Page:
Although fully aware that I’m (let’s say) unique, I still think bottle deposit charges ought to outrage people. The idea of the charges was to give consumers some incentive to recycle bottles and cans, but Susan Haigh reports for the Associated Press on how that rationale continues to transform into something else:
In Connecticut, distributors were allowed to keep the unclaimed bottle deposits to help offset the costs of running the program, but state officials decided in 2009 to use that money — about $34 million each year — to help balance the government’s budget.
Step 1: Use some public purpose as justification for the creation of a new funding stream, claiming (don’t worry) the government’s intentions are wholly dispassionate. Step 2: Spot a big pot of money that government can contrive a justification for taking, and take it.
Connecticut, Massachusetts and Iowa are among the states where bills have been proposed to replace the bottle deposits with a tax. Supporters say the tax revenue could support recycling efforts that did not exist when the bottle redemption systems were introduced.
Thus does the government essentially open up a line of business in recycling. What started as an incentive charge that government imposed, but from which government did not profit, is becoming an excuse for government to process money for a particular activity.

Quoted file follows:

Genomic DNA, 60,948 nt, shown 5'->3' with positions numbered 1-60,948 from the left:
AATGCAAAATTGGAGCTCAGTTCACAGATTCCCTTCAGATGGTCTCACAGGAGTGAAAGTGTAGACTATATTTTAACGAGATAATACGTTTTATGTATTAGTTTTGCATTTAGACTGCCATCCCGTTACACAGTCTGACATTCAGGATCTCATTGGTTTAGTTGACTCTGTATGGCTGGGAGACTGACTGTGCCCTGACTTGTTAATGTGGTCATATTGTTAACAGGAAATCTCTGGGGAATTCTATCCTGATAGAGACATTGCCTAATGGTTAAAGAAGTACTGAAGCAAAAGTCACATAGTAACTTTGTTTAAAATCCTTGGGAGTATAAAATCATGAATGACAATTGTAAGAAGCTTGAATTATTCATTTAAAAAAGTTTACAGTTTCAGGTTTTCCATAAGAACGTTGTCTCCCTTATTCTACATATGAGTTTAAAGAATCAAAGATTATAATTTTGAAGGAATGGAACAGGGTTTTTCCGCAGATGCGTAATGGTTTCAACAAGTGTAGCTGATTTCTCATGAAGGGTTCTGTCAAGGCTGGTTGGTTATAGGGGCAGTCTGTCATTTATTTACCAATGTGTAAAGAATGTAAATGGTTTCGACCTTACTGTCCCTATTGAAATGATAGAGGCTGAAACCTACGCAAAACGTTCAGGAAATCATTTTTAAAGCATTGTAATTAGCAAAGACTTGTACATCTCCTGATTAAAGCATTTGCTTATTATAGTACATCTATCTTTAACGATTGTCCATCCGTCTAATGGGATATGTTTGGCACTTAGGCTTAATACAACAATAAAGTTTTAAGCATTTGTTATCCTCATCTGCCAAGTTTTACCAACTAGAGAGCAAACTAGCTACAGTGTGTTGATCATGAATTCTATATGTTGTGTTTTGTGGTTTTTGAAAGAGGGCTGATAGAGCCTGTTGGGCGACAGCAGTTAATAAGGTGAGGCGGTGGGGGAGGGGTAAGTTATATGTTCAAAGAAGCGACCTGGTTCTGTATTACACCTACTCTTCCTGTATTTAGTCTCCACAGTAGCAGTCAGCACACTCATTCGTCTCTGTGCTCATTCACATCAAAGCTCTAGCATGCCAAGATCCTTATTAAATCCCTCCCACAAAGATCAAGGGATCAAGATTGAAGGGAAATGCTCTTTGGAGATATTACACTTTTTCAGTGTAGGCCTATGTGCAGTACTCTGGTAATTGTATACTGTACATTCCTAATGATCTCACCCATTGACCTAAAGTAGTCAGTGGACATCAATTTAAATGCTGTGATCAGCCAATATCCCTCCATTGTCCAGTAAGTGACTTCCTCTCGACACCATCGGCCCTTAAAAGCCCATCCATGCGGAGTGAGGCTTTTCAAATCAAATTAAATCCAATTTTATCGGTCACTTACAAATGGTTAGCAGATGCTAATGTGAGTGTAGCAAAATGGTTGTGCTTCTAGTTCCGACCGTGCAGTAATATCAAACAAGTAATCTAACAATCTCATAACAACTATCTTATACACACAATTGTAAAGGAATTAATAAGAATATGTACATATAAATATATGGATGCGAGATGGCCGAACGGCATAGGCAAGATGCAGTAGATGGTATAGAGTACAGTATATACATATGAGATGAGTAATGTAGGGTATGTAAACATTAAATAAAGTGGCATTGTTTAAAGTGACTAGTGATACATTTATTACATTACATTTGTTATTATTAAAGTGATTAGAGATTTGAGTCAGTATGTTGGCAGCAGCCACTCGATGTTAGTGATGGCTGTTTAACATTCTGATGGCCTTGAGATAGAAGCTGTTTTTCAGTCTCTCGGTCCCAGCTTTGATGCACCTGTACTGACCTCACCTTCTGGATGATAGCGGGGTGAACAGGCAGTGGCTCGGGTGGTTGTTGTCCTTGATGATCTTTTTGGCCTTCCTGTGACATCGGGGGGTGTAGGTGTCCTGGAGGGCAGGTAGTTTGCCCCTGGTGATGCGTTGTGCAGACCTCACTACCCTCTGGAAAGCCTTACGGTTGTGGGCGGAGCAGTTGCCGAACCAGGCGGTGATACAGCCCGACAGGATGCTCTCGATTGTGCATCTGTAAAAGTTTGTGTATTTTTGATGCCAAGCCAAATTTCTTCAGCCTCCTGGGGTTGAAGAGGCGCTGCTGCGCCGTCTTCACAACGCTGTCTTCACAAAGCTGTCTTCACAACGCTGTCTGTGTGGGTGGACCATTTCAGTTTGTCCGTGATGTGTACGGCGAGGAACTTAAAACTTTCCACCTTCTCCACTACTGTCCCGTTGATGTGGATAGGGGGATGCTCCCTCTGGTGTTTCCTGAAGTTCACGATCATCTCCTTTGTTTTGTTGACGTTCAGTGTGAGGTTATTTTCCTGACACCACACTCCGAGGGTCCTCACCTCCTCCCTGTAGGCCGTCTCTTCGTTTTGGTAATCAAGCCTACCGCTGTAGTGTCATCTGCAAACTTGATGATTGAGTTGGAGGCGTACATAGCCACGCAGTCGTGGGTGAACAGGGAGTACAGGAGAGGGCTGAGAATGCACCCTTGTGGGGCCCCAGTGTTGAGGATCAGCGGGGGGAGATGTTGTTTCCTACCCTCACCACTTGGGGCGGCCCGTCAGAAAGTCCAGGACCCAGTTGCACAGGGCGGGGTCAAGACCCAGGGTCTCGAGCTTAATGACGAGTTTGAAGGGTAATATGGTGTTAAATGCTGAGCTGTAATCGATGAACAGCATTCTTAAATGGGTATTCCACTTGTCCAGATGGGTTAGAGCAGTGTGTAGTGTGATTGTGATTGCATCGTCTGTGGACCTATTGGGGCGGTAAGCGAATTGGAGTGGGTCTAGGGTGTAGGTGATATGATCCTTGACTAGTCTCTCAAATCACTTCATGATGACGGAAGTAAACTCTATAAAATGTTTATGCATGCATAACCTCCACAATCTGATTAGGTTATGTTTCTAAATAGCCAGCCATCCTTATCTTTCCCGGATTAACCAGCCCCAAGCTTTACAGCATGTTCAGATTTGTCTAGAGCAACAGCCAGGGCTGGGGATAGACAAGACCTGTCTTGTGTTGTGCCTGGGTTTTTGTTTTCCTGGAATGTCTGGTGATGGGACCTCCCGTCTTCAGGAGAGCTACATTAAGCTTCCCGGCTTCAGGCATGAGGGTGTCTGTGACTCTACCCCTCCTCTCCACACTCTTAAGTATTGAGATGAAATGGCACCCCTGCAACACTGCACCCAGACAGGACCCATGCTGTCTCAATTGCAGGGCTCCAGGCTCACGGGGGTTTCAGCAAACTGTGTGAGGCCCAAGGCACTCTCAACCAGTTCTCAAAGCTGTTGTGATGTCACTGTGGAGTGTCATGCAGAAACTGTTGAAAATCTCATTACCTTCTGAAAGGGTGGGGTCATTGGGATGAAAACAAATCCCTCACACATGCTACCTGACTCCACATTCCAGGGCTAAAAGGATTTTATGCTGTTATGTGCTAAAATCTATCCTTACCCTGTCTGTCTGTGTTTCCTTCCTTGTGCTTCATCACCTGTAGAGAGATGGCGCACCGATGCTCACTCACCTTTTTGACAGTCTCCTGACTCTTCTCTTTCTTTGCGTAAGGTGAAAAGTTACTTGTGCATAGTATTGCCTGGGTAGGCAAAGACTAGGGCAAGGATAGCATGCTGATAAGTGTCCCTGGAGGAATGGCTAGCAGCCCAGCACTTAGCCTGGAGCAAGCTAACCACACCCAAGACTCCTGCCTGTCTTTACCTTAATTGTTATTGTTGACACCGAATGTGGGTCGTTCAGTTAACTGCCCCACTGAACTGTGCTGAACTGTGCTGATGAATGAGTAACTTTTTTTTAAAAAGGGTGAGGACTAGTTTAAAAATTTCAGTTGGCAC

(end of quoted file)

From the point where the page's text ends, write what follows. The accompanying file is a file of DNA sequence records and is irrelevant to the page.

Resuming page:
Liliana Rutler and Rosie Woods report on another line of work the government of Massachusetts is edging toward entering:
Sheriffs urged lawmakers Monday to use the legalization of marijuana as an opportunity to invest in substance abuse treatment. They are urging state lawmakers to increase the tax on pot from 10% to 15% to pay for those treatment programs.
Step 1: Legalize an illegal industry. Step 2: Effectively turn it into a government-monopoly. Step 3: Find new sideline businesses such as treatment for those who abuse the government-monopoly substance.
Of the following two issues related to Rhode Island’s public schools, which one is a greater concern?